Des Moines Register | 14 June 2011
Written by PHILIP BRASHER
Washington, D.C. - Iowa agribusiness investor Bruce Rastetter is leading a project to turn as much as 800,000 acres of land in the east African country of Tanzania into a massive grain-and-livestock operation.
Development experts warn that Rastetter's project must avoid squeezing the region's small-scale farmers. One critic slammed the project as a land grab that will create a "plantation-style" system.
But Rastetter says the project will show how the use of high-quality seeds, machinery and chemicals common to U.S. agriculture can dramatically increase food production in Africa and improve the livelihoods of local, poor farmers.
Experienced farmers, possibly from South Africa, will be brought in to manage the operation. Small-scale farmers will use some of the acreage and be taught better farming techniques through an outreach project being designed by Iowa State University.
"Our goal is to work to bring modern sustainable agriculture to that part of Tanzania in cooperation with the government and the local people," Rastetter said.
At its full size, the project would encompass about 1,250 square miles, an area larger than Polk and Dallas counties combined.
The government of Tanzania would provide the land to Rastetter's group, known as AgriSol, under 99-year leases. An official with the Tanzanian embassy in Washington, D.C., said the government supports the project and planned to approve the deal next month. The prime minister of Tanzania, Mizengo Pinda, visited Iowa State and Rastetter's Alden-based farming operation, Summit Farms, last fall.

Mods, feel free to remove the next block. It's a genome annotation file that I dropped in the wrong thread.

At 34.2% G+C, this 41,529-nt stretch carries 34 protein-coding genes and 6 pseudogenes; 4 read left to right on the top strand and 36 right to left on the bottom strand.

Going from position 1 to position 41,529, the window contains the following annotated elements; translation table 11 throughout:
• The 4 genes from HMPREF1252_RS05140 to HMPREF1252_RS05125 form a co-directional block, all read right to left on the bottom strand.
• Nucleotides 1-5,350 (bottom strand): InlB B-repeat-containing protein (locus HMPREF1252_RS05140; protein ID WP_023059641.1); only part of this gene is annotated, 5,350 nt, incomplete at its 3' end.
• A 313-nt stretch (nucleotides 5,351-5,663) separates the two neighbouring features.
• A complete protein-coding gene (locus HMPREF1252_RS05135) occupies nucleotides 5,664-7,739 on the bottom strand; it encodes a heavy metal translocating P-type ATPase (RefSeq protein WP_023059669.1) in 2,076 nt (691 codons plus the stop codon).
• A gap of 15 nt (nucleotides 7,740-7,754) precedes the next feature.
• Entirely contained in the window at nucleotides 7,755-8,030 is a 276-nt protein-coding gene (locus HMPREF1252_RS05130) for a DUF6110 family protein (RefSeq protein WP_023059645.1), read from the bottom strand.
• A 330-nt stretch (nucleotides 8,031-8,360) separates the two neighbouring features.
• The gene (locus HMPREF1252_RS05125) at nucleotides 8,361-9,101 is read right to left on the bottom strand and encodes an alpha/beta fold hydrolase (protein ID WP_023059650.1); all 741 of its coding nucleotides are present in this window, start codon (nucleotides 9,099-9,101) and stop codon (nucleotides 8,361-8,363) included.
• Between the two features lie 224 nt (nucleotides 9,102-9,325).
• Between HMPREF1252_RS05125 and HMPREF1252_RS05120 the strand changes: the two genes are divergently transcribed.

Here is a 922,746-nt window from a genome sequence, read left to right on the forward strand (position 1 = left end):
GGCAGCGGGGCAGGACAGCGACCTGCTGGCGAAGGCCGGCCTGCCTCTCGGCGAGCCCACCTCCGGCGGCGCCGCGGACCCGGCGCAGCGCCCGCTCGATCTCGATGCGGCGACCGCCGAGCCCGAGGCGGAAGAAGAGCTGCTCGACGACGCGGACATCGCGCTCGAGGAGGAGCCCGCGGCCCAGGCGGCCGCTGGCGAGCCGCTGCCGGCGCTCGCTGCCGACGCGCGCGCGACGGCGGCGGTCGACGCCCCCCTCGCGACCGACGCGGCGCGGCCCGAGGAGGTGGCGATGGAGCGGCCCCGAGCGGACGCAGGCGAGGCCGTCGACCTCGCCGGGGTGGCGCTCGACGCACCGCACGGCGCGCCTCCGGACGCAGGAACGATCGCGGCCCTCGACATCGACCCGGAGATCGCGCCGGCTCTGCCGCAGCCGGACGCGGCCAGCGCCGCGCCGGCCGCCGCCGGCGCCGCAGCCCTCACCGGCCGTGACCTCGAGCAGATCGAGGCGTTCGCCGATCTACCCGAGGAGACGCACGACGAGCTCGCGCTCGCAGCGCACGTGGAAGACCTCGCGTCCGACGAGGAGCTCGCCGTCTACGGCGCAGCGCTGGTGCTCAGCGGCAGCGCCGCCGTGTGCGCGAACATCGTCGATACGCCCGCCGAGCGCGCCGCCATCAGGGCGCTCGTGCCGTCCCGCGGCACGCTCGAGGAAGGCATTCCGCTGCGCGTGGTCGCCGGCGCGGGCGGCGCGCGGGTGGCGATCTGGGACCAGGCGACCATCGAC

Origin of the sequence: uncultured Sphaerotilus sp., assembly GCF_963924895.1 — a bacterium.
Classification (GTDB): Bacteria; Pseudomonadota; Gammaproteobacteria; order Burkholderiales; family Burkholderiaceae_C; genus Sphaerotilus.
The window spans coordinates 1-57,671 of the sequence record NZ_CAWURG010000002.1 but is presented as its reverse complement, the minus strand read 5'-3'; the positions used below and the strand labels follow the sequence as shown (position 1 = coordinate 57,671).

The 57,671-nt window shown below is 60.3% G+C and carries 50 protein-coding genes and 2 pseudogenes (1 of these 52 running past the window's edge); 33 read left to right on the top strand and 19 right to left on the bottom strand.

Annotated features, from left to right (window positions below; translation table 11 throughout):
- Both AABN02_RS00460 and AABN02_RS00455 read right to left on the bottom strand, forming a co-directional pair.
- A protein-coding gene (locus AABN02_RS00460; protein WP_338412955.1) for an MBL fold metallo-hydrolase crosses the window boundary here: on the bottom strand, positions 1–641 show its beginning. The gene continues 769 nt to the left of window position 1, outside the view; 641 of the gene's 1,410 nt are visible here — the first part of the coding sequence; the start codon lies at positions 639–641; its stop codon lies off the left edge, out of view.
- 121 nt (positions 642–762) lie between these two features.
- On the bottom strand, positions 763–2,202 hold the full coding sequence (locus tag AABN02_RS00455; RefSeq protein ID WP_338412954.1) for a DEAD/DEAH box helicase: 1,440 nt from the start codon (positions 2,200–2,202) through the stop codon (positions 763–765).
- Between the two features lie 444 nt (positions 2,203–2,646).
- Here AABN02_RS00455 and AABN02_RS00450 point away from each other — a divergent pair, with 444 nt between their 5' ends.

Much of the region is grassland now but has sufficient rainfall and adequately fertile soil to be productive agriculturally, experts say. Farmers there currently harvest less than 20 bushels of corn per acre, about one-tenth of what farmers in Iowa routinely produce and far less than the region is capable of, Rastetter said.
The project's crops would be sold in Tanzania and to neighboring countries.
Anuradha Mittal, author of a recent study that looked into Rastetter's plan and similar projects being funded by university endowments and private investors, dismissed the small-farmer project that Iowa State is designing as a "greenwashing scheme," or public relations gimmick.
The project's stated philanthropic goals are incompatible with its need to turn a profit, she said. "The two things don't go together," said Mittal, executive director of the Oakland Institute, a research and advocacy group.
ISU experts are designing the project based on their experience working with smallholder farmers in Uganda, said David Acker, associate dean of academic and global programs in the agriculture college.
Acker, who worked in Tanzania early in his career, said ISU is working closely with a Tanzanian agricultural university. Yet to be done is a detailed survey of the local population to find out how best to assist them, he said.
He said the smallholder project can work alongside a large-scale private agricultural operation.
"If the two were incompatible, I personally would not be involved in this project," he said.
Rastetter's project comes as the United States and other governments are wrestling with ways to ramp up food production in Africa while lifting the incomes of the region's desperately poor farmers. The U.S. Agency for International Development has been trying to attract private sector involvement in some agricultural development projects, although the agency says it is not involved in Rastetter's plan.